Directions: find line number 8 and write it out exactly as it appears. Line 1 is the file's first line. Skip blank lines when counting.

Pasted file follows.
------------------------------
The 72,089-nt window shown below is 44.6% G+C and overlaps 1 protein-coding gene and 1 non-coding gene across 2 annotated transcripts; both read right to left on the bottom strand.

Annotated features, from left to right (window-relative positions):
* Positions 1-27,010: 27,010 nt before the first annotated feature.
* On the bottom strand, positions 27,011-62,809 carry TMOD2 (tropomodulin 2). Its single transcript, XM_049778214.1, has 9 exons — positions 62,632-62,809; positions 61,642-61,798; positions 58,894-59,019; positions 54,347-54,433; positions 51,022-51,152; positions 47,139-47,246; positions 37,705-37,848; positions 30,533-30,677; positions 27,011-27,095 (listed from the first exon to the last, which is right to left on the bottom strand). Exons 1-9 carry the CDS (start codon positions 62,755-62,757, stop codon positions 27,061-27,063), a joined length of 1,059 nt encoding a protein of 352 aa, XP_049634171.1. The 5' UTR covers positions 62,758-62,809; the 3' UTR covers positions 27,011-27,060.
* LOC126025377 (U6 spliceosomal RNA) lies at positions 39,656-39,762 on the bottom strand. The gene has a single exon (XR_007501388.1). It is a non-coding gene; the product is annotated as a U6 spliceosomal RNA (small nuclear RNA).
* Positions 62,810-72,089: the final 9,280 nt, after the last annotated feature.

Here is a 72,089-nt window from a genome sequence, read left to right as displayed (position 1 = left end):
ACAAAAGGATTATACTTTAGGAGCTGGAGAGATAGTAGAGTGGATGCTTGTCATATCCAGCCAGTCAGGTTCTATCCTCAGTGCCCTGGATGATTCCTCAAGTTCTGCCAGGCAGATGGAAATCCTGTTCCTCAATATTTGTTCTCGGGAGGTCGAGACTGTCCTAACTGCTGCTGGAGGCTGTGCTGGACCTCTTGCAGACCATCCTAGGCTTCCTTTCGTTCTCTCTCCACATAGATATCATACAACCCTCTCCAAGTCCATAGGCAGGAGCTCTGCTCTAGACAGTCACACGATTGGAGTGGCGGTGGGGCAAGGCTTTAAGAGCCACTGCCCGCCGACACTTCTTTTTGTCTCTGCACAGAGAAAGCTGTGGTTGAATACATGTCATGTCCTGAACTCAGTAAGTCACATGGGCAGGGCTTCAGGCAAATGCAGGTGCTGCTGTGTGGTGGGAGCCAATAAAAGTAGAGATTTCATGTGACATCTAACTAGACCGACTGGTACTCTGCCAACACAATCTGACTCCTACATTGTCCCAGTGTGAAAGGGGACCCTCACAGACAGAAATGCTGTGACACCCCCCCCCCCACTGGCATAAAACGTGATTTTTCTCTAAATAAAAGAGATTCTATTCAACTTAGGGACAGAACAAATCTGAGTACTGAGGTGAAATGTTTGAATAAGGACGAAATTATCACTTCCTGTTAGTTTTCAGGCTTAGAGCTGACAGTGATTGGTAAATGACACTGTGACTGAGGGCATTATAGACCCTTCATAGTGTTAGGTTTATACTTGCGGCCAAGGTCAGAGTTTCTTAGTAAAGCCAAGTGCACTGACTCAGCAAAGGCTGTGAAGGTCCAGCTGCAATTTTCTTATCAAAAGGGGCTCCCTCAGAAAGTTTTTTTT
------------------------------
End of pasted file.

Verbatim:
ACAAAAGGATTATACTTTAGGAGCTGGAGAGATAGTAGAGTGGATGCTTGTCATATCCAGCCAGTCAGGTTCTATCCTCAGTGCCCTGGATGATTCCTCAAGTTCTGCCAGGCAGATGGAAATCCTGTTCCTCAATATTTGTTCTCGGGAGGTCGAGACTGTCCTAACTGCTGCTGGAGGCTGTGCTGGACCTCTTGCAGACCATCCTAGGCTTCCTTTCGTTCTCTCTCCACATAGATATCATACAACCCTCTCCAAGTCCATAGGCAGGAGCTCTGCTCTAGACAGTCACACGATTGGAGTGGCGGTGGGGCAAGGCTTTAAGAGCCACTGCCCGCCGACACTTCTTTTTGTCTCTGCACAGAGAAAGCTGTGGTTGAATACATGTCATGTCCTGAACTCAGTAAGTCACATGGGCAGGGCTTCAGGCAAATGCAGGTGCTGCTGTGTGGTGGGAGCCAATAAAAGTAGAGATTTCATGTGACATCTAACTAGACCGACTGGTACTCTGCCAACACAATCTGACTCCTACATTGTCCCAGTGTGAAAGGGGACCCTCACAGACAGAAATGCTGTGACACCCCCCCCCCCACTGGCATAAAACGTGATTTTTCTCTAAATAAAAGAGATTCTATTCAACTTAGGGACAGAACAAATCTGAGTACTGAGGTGAAATGTTTGAATAAGGACGAAATTATCACTTCCTGTTAGTTTTCAGGCTTAGAGCTGACAGTGATTGGTAAATGACACTGTGACTGAGGGCATTATAGACCCTTCATAGTGTTAGGTTTATACTTGCGGCCAAGGTCAGAGTTTCTTAGTAAAGCCAAGTGCACTGACTCAGCAAAGGCTGTGAAGGTCCAGCTGCAATTTTCTTATCAAAAGGGGCTCCCTCAGAAAGTTTTTTTT